Looking around the web the other week for some supporting articles on subjects I was researching for this blog, I kept falling upon ‘ex-pat’ websites. Sites like ‘Expatica’, ‘expat.com’ and ‘Internations’ to name just a few – full of references to ‘ex-pats’ all over the world.
Today I started to look at the kinds of articles they publish, which are often interesting and useful. But the thought of more closely linking myself with the phrase ‘ex-pat’ makes me slightly uncomfortable.
Perhaps I’m shooting myself in the foot right here. Perhaps none of these sites will ever want anything I write after I publish this. Ho hum.
The word ‘Ex-Pat’ is loaded. To me it suggests an attitude of white supremacy, for starters. Maybe that’s not the case for everyone – those who write for The Black ExPat (some great reading there) have clearly overcome that, and claimed it as a term that includes people of all origins.
But what makes us ‘Ex-Pats’ as opposed to immigrants?
In January 2017 the BBC published an article with this very question (I found this after i’d written the phrase’ the word expat is loaded – writer Kieran Nash thinks so too…). In this article, Malte Zeeck, founder and co-CEO of InterNations, the world’s largest expat network , with 2.5 million members (of which I am one) in 390 cities around the world, is quoted on the subject of ‘migrant’ versus ‘expat. He says:
“Just calling everyone who lives abroad an expat won’t really change some political and socioeconomic realities,”
Hmm, no. Of course it won’t. (And he has much more to say on the matter and isn’t at all as flippant about it as this short quote may make out.) But lumping us all together as ‘migrants’ is simply correct, isn’t it? We don’t need to be called ex-pats, we’re immigrants. People who, for whatever reason (and is it relevant what that reason is?) have moved to a country that is not their own. Does it matter our motive, or length of intended stay? Is his statement like saying ‘just calling everyone people, and not referring to the colour of their skin,’ (which, I’m sure you notice too, is generally only referred to when people are non-white, unless they are ‘white supremacist’), ‘won’t change anything.’?
The comment is accompanied by a photo of white Malte Zeeck in a blue blazer and white shirt, smiling confidently into the camera lens. A more stereotypical modern-day ‘ex-pat’ image there could not be.
To me the word expat isn’t something to be redefined, it’s something to throw in the bin. An embarrassing leftover from colonial days when folk like the British thought they could swan around the world taking other people’s countries and telling them they had it all wrong.
I’m a migrant. Or an immigrant. Be it temporarily or permanently I’ve arrived in your country and I’m going to settle in. I’m going to learn your language, eat your foods and try to get to grips with your culture. If I don’t do those things, why am I here? To take advantage of your sunshine, your cheaper housing? To hide behind the walls of a virtual gated community with people from my home land? That seems a little like stealing to me.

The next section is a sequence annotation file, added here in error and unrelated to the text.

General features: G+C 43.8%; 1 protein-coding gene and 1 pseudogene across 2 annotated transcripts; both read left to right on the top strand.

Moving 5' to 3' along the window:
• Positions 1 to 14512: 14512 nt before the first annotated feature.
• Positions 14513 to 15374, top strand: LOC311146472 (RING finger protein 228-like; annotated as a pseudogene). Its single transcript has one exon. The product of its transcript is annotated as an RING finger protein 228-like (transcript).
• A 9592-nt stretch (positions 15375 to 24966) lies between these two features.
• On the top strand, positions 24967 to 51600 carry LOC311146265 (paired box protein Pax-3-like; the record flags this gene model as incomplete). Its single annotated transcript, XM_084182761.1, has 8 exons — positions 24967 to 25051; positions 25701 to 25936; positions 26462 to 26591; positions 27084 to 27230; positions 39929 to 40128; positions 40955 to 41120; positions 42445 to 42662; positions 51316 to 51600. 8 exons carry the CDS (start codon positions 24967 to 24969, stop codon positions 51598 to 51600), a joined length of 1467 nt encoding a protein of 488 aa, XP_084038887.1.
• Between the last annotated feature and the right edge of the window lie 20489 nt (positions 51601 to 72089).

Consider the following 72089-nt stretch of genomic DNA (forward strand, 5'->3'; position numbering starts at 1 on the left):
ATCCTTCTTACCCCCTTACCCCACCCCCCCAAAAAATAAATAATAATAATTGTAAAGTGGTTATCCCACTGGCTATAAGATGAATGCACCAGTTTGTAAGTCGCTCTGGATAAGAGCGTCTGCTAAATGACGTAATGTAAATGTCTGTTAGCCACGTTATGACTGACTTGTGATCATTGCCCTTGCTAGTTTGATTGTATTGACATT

…however ideal your motives to integrate, you still need support…a good conversation in your native tongue.
Yes, I need to connect with people from my culture. There are few people who manage without doing that. I’ve lived in other countries enough to know that, however ideal your motives to integrate, you still need support, understanding, a shared sense of humour and sometimes a good conversation in your native tongue. And after that – onwards and outwards embracing the country you’re in. Embracing the new. Embracing the adventure. Enjoying the differences and seeing the positives. Even enjoying the negatives – because it’s all part of the experience. It’s the point of being here.
Born into privilege
Of course, I’m writing from the point of view of someone who is white, and is privileged. That’s what I was born to – we don’t get to choose. But it also means I can’t say what it’s really like to be absolutely forced to migrate, for economic or political reasons. The experience must be very different when you land in another country not by choice. When you’d rather be home, but home doesn’t exist any more. When home can’t support you. When you’re separated from your family and can’t get in touch. When your family is dead. Ex-Pat or migrant, I’m still white and privileged.
But perhaps by using a single term for all of us it gives us a better chance to unite. The privileged reaching out to the less fortunate – as equals who want to help. With more empathy than sympathy. ‘Dear family like mine, from a war-torn country I’ve never visited, how good to meet you, please come and share a meal at our home, tell us about your homeland and we’ll tell you of ours. Let’s find some of your favourite music online to listen to and play you some of ours. Our children can play while we talk. Because children are children and, left to themselves, like each other without question. Let’s watch our children and remind ourselves what it is to be human. Let’s share our migrant experience, however different – because underneath that we’re people, and at some level the same.’
Thanks for visiting my blog. Feel free to comment, and do follow if you like what you’ve read! I’d love to connect with more serial migrants, digital nomads and impetuous wandering mother / writer / other folk.